BACK TO SCHOOL READS
Most of you should just about be readying yourself to dive into that huge stack of course books waiting on your desk. Whilst many evenings may soon be taken up with reading textbooks, this doesn’t mean that you need to abandon your passion for literature! Here are just a few book suggestions for some, outside of study, reading this semester. Some even contain University related themes, to prepare you for the coming term.
The Opposite of Loneliness by Marina Keegan
This book is very close to my heart as it was given to me as a present before I began my first year at University. The “Opposite of Loneliness” is a beautiful and affecting collection of essays and stories by a promising Yale graduate who was, tragically, killed in a car accident 5 days after her graduation. Every piece is crafted from beautiful prose and her writing is made all the more poignant by her untimely death. Her stories will make you weep, hope and question the world that we live in.
The Idiot by Elif Baufman
“The Idiot” is a sensitive yet hilarious book which I challenge you not to put down! Quirky and intelligent protagonist, Selin, is the daughter of Turkish immigrants, who arrives for her freshman year at Harvard unsure of everything that will follow. Throughout the novel, the reader watches Selin grow, both intellectually and emotionally, as she experience her first academic year and falls in love whilst travelling around Europe. This really is a beautiful novel that literature lovers will adore if they give it a chance.
Acupressure: How to Cure Common Ailments the Natural Way by Michael Reed Gach
Whether you’re holistic or not, many studies have shown that acupressure is one of the most effective methods of self-treatment for tension related ailments. Acupressure is a healing art in which, by pressing key points on the surface of your skin, muscular tension can be released and blood circulation can be promoted. Michael Gach’s book is a simple and clear (with many helpful diagrams) and teaches you how to relieve anything from hangovers to insomnia and pre-menstrual cramps. You can buy this book new anywhere online or, if you’re a bargain hunter, you can often find second-hand copies on websites like AbeBooks.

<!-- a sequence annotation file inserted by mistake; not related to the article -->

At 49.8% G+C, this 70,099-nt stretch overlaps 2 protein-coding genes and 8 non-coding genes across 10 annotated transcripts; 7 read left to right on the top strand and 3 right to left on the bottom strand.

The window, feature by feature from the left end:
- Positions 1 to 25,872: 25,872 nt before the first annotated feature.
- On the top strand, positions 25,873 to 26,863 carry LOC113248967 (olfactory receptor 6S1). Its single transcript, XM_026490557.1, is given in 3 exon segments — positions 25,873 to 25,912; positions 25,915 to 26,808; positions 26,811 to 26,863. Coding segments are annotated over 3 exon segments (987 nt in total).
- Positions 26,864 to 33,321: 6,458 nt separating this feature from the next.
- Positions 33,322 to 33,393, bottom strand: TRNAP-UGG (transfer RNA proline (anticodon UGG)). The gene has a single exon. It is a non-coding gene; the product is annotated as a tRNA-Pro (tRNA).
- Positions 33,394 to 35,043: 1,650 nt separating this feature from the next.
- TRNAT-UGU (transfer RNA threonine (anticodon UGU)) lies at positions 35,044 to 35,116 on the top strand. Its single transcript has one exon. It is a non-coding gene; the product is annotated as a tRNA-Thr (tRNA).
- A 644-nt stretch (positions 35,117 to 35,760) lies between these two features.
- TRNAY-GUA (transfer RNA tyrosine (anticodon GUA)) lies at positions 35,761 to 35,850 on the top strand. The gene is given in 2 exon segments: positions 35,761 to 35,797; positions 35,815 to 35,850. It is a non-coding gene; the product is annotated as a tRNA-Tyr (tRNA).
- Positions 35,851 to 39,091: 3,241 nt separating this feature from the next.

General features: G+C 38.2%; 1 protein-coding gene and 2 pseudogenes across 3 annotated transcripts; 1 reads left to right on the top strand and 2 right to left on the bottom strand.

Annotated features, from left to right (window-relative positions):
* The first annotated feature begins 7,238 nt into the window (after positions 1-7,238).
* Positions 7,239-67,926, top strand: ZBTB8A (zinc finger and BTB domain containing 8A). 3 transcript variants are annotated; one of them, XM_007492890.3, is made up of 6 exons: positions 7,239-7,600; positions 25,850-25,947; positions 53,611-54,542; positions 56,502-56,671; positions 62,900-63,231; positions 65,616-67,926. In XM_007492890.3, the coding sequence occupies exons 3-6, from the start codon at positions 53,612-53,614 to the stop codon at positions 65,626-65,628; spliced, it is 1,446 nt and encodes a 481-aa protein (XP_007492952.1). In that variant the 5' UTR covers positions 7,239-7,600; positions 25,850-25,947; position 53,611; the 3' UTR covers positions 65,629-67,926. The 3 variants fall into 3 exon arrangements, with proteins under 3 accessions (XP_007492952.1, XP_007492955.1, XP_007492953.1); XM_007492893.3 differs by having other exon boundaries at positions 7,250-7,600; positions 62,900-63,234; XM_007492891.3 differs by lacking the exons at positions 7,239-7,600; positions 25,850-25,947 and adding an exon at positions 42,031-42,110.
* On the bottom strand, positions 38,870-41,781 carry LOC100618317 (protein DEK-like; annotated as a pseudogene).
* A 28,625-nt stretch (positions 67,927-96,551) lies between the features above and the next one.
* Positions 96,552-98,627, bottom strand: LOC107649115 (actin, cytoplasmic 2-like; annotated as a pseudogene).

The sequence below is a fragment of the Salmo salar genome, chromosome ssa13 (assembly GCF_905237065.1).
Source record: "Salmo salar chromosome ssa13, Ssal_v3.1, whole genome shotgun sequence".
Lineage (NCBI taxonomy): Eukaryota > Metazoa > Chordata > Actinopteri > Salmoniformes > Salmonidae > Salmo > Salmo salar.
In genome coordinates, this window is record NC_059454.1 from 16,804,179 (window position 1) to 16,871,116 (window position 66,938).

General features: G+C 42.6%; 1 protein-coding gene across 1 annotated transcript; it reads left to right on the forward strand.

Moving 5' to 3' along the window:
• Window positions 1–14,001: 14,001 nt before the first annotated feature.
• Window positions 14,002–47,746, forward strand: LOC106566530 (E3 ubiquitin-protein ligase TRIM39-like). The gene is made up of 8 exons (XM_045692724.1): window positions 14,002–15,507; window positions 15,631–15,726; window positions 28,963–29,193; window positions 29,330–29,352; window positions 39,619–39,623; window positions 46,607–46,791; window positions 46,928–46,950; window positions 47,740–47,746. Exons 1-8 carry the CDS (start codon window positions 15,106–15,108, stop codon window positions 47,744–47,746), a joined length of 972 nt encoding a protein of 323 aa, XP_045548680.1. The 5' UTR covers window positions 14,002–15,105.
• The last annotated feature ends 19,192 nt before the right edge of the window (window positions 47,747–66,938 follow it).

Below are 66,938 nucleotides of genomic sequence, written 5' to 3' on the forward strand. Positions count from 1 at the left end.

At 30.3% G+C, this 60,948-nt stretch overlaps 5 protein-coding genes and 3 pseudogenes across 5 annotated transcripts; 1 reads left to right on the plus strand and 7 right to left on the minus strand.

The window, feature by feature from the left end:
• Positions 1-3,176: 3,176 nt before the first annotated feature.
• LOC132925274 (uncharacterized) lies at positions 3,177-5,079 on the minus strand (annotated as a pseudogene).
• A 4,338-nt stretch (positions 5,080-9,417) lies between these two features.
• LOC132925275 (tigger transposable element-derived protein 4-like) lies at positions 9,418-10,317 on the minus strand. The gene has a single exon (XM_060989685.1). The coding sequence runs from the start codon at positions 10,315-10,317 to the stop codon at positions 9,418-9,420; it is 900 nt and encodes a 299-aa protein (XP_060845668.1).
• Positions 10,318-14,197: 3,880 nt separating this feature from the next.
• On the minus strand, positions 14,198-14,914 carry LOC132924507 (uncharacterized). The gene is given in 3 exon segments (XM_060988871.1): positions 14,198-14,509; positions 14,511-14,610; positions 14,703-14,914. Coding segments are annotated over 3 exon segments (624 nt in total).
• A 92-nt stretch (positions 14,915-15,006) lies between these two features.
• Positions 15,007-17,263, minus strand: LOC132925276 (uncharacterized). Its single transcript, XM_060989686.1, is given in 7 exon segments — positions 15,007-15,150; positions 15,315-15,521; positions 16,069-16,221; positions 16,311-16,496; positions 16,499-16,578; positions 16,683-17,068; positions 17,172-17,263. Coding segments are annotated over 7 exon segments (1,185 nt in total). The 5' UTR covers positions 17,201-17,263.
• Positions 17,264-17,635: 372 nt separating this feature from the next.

The Book of Heroic Failure: The Official Handbook of the Not Terribly Good Club of Great Britain by Stephen Pile (with Cartoons by Bill Tidy)
I picked up this book on whim at a book swapping station in a museum but it truly has brought me endless amusement. It is full of hundreds of ‘heroic failures’ by everyone from milkmen to presidents and can definitely turn your frown upside down (especially when you’ve made a heroic failure of your own). For your amusement here are just a couple of teaser facts: “The Least Successful Animal Rescue” in which a group of firemen rescue a dear old lady’s cat from on a tree… only to accidentally run it over later that day. Also, “The Most Unsuccessful Prison Escape” in which 75 convicts dig a secret tunnel designed to reach the other side of the prison wall…only to emerge in a nearby courtroom.
As I’ve said before, keeping happy and healthy, is very possible if you maintain a good balance in your life. If you love to read don’t abandon your passion for literature for textbooks! If you love a party, don’t burn the candle at both ends! I hope these books make you think, feel and help keep yourself well.
By Ilona Cabral
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